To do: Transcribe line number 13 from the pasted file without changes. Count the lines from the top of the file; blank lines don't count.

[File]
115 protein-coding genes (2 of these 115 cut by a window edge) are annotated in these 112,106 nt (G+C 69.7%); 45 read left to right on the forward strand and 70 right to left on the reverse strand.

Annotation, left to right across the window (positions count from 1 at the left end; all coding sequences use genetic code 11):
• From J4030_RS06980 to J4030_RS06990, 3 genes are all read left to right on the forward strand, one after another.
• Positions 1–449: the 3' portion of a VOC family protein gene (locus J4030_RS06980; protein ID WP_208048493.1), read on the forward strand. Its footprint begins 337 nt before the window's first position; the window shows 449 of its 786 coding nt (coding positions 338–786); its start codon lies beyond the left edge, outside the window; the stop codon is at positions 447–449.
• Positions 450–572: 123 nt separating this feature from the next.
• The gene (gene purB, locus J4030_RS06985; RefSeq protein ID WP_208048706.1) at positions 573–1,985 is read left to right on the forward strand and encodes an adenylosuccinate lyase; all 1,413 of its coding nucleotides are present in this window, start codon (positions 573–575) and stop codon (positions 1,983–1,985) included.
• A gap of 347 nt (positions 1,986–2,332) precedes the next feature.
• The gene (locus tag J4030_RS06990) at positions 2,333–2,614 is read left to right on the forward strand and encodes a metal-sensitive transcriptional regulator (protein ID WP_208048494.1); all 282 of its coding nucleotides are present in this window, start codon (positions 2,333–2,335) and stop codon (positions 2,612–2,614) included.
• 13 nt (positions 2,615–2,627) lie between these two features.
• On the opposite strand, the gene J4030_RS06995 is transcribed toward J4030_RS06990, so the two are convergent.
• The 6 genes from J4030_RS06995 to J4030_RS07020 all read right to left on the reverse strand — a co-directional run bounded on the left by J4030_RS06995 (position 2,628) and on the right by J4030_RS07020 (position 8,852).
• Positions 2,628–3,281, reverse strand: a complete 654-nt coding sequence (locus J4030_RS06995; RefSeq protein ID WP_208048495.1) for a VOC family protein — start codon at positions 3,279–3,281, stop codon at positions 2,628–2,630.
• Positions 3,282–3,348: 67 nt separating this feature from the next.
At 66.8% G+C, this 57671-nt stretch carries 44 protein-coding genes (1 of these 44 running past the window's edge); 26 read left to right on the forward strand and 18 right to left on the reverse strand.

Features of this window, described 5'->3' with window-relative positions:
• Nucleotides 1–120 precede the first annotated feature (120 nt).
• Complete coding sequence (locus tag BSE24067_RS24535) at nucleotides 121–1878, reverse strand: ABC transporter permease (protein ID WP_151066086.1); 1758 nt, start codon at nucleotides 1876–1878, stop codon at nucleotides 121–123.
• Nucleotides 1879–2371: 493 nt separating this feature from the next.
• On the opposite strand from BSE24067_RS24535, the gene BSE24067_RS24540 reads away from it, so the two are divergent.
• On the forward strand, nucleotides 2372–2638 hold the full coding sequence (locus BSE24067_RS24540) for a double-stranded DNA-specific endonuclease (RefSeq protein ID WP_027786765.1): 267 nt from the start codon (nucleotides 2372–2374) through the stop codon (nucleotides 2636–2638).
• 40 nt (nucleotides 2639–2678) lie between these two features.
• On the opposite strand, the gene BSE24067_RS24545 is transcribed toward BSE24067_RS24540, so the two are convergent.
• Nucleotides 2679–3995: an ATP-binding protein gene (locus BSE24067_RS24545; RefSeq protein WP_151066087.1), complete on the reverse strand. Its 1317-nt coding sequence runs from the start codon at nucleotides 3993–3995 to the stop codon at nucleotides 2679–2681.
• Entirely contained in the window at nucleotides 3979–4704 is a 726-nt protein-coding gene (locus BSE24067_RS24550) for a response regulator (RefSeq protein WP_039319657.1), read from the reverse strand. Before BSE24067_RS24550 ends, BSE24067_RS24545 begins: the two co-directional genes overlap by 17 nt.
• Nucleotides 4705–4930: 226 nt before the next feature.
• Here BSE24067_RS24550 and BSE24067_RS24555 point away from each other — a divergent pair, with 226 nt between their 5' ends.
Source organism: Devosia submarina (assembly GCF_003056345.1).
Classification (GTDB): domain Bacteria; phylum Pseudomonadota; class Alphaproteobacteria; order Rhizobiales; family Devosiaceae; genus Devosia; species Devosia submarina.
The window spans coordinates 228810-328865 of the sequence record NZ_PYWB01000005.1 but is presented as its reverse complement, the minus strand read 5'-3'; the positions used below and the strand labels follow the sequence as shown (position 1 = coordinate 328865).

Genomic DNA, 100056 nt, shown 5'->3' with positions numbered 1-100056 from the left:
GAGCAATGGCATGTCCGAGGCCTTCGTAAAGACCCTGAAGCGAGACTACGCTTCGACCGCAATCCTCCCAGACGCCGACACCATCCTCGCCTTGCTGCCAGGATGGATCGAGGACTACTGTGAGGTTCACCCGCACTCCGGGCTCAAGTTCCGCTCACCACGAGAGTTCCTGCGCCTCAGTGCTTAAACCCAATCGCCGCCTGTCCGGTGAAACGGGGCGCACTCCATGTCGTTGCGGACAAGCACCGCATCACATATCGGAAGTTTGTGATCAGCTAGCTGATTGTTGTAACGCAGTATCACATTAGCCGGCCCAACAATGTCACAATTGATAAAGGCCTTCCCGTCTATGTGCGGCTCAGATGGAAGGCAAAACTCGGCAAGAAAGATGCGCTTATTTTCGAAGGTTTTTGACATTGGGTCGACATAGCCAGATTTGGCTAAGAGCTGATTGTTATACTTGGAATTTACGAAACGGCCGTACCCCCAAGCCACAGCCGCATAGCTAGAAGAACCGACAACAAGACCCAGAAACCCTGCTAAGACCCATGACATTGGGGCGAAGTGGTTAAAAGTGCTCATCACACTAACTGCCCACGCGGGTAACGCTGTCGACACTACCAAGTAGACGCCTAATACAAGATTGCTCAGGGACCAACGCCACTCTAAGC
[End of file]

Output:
• Positions 3,282–3,348: 67 nt separating this feature from the next.